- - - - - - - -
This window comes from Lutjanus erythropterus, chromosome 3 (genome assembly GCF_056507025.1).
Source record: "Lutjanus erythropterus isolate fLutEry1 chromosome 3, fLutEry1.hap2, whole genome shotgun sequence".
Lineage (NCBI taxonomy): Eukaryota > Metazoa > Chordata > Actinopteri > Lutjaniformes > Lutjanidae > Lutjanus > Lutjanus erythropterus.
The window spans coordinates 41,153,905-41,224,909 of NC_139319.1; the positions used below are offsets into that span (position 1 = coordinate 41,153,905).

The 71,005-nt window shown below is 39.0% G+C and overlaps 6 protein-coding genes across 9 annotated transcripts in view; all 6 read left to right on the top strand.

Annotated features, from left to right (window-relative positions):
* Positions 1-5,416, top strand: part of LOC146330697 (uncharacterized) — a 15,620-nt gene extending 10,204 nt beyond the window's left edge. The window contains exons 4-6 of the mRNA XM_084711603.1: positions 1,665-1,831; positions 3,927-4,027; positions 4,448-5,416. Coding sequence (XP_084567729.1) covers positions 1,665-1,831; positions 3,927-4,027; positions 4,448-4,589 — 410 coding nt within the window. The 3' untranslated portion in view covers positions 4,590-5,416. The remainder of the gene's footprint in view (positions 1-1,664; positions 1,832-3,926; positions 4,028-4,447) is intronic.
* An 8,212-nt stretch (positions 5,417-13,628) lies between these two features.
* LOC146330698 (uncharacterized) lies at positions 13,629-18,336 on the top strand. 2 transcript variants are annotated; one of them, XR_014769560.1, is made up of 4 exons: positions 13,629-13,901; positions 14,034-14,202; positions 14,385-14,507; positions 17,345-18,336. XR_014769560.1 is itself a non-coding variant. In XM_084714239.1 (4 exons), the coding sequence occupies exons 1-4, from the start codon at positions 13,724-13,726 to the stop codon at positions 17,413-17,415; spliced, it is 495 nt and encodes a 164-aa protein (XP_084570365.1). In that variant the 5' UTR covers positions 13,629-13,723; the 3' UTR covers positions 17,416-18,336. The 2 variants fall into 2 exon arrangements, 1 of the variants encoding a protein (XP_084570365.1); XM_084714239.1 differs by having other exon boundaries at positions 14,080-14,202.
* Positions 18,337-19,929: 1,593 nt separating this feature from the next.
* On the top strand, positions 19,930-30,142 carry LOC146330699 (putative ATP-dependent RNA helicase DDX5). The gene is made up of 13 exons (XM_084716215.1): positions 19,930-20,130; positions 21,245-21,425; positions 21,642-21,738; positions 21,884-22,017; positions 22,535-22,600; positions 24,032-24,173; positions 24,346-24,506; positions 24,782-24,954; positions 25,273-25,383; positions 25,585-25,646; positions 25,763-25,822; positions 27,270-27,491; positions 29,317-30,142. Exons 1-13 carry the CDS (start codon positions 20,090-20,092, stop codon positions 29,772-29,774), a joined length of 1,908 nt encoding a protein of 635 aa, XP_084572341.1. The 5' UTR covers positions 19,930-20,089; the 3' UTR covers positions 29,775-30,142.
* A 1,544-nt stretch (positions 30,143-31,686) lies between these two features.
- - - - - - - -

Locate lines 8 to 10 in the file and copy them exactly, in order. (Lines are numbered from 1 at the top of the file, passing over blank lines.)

* An 8,212-nt stretch (positions 5,417-13,628) lies between these two features.
* LOC146330698 (uncharacterized) lies at positions 13,629-18,336 on the top strand. 2 transcript variants are annotated; one of them, XR_014769560.1, is made up of 4 exons: positions 13,629-13,901; positions 14,034-14,202; positions 14,385-14,507; positions 17,345-18,336. XR_014769560.1 is itself a non-coding variant. In XM_084714239.1 (4 exons), the coding sequence occupies exons 1-4, from the start codon at positions 13,724-13,726 to the stop codon at positions 17,413-17,415; spliced, it is 495 nt and encodes a 164-aa protein (XP_084570365.1). In that variant the 5' UTR covers positions 13,629-13,723; the 3' UTR covers positions 17,416-18,336. The 2 variants fall into 2 exon arrangements, 1 of the variants encoding a protein (XP_084570365.1); XM_084714239.1 differs by having other exon boundaries at positions 14,080-14,202.
* Positions 18,337-19,929: 1,593 nt separating this feature from the next.